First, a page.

Heavy snowfall has hit much of southern England and Wales, leaving hundreds of people trapped in cars as temperatures plummeted.
Snow is lying at least 12cm deep on Bodmin Moor in Cornwall, and 5cm has been recorded in Sennybridge, Powys, according to the Met Office.
Temperatures in Braemar, Aberdeenshire, plunged to minus 14.5C (5.9F) on Thursday evening, which is the lowest temperature recorded anywhere in the UK since 2012, according to the Met Office.
The snowfall already exceeds the maximum 10cm of snowfall that was predicted when the forecaster issued a severe weather warning for Thursday.
The snow, which has been travelling eastwards, has reached as far as Wiltshire, Hampshire, Sussex and Kent, with a few flakes in central London.
British Airways has cancelled or merged a number of short-haul flights from Heathrow Airport because of the adverse weather conditions.
Cornwall Airport, which is near Newquay, was forced to temporarily close on Thursday because of the snow, and around 100 cars got stuck on a nearby stretch of the A30 by Temple.
An “intensive effort” is under way to help the motorists, according to Chief Inspector Adrian Leisk, head of roads policing across Devon, Cornwall and Dorset.
Matt Argyle, 46, who got stuck on the A30 travelling eastbound near Temple, said he had been sat in the same spot for five hours.
He told the Press Association: “A police search and rescue vehicle has just driven past, but that’s the first service vehicle I’ve seen.
“There’s no cars on the other side of the road so it must be completely blocked somewhere.”
The IT specialist has managed to stay warm using a sleeping bag and extra clothes he had packed in his car.
Journalism student Georgette Beacham, 28, got caught in the snow while returning from Plymouth to Falmouth.
She said: “Everyone was driving slowly but particularly on the hills, cars were jack-knifing and people were getting stuck going up hill and skidding going down hill and having to pull over.”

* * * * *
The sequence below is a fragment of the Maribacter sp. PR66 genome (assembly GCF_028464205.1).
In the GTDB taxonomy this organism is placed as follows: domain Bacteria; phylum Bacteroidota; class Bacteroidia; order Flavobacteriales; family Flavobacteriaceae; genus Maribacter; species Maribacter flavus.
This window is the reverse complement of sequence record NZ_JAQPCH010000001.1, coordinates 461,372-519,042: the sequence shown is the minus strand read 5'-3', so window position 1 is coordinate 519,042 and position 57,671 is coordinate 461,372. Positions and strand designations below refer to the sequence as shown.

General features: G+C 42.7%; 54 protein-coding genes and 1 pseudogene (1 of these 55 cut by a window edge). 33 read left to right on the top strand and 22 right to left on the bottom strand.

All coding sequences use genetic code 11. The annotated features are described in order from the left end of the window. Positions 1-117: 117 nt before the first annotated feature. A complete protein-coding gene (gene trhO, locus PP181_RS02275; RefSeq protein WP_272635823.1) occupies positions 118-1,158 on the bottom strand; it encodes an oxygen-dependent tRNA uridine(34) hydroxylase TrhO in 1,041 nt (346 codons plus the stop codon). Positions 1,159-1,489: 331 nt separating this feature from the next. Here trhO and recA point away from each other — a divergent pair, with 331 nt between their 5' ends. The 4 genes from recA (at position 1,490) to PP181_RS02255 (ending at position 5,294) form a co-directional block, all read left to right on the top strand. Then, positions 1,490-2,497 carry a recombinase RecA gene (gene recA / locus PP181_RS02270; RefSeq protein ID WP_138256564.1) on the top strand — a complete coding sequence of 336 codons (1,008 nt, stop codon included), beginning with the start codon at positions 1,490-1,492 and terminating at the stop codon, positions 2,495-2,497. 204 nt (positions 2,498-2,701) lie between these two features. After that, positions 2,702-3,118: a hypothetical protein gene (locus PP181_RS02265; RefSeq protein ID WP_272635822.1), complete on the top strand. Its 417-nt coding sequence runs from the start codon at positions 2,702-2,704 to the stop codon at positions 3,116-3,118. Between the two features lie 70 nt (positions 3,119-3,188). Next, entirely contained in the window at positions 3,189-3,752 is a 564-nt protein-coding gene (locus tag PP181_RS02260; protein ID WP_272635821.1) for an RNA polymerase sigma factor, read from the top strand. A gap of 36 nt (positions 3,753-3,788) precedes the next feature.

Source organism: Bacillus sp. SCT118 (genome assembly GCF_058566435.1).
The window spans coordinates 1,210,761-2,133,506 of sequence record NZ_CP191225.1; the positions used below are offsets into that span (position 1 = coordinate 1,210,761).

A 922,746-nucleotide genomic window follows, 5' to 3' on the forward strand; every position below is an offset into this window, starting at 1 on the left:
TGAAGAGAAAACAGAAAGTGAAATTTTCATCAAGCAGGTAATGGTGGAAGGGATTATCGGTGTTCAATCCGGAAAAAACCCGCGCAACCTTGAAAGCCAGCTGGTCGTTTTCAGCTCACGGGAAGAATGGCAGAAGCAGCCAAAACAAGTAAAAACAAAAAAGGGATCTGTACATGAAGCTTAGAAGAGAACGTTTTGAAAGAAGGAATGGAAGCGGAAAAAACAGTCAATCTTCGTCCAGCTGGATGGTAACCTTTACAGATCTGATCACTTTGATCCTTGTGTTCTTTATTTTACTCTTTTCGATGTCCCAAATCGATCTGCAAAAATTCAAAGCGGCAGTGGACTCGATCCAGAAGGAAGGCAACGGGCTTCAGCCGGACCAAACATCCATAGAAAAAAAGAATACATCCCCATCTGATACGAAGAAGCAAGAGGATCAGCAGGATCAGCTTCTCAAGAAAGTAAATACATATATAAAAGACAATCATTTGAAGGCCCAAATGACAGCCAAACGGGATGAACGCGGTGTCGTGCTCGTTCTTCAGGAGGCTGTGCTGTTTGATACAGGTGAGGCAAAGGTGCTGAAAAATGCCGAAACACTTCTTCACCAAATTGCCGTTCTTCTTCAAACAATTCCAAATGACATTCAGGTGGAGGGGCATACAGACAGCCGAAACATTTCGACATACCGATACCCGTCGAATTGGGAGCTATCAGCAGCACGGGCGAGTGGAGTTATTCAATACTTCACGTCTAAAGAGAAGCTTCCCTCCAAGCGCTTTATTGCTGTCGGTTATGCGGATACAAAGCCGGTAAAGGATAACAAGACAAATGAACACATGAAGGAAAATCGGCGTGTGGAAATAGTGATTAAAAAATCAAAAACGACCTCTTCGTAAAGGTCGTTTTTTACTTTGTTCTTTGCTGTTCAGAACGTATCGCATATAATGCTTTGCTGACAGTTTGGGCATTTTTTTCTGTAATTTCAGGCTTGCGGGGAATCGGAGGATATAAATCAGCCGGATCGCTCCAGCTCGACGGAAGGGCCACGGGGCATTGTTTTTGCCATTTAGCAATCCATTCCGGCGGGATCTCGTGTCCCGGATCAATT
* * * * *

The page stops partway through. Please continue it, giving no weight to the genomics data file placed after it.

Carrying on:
A plough and a gritter have been sent to help the drivers who are backed up along the snow-coated carriageway, according to images on social media.
There were also vehicles stuck on the A39 between Winnards Perch and Wagebridge, and Cornwall Council tweeted: “Please stay with your car. We have gritters on the way and they will clear the roads as quickly as possible.”
Devon & Somerset Fire & Rescue Service said motorists were stuck on the A38 near Haldon Hill and the A380 near Ideford Dip.
Emergency services have warned drivers to stay in their cars and keep warm.
Across Devonshire 34 schools have said they will be closed or partially closed on Friday and 35 schools across Cornwall have also said they will not be opening, according to the two county councils.
The Met Office tweeted: “Snow, initially moving north and east across parts of southern and southwestern England, the Midlands and Wales, will stall and tend to fragment.
“Wintry showers will continue in northern and eastern areas. Ice is likely in many parts overnight.”
There are “treacherous driving conditions in places”, the forecaster added.
Snow depths of 8cm in Cumbria and 7cm in Inverness-shire were also recorded by the Met Office on Thursday evening, although this is believed to be mostly leftover from Wednesday.
Commuters in many parts of the country were warned to leave work early on Thursday to ensure they got home.
South Western Railway has already warned passengers that trains may be cancelled on Friday morning while work is done to check and clear the tracks.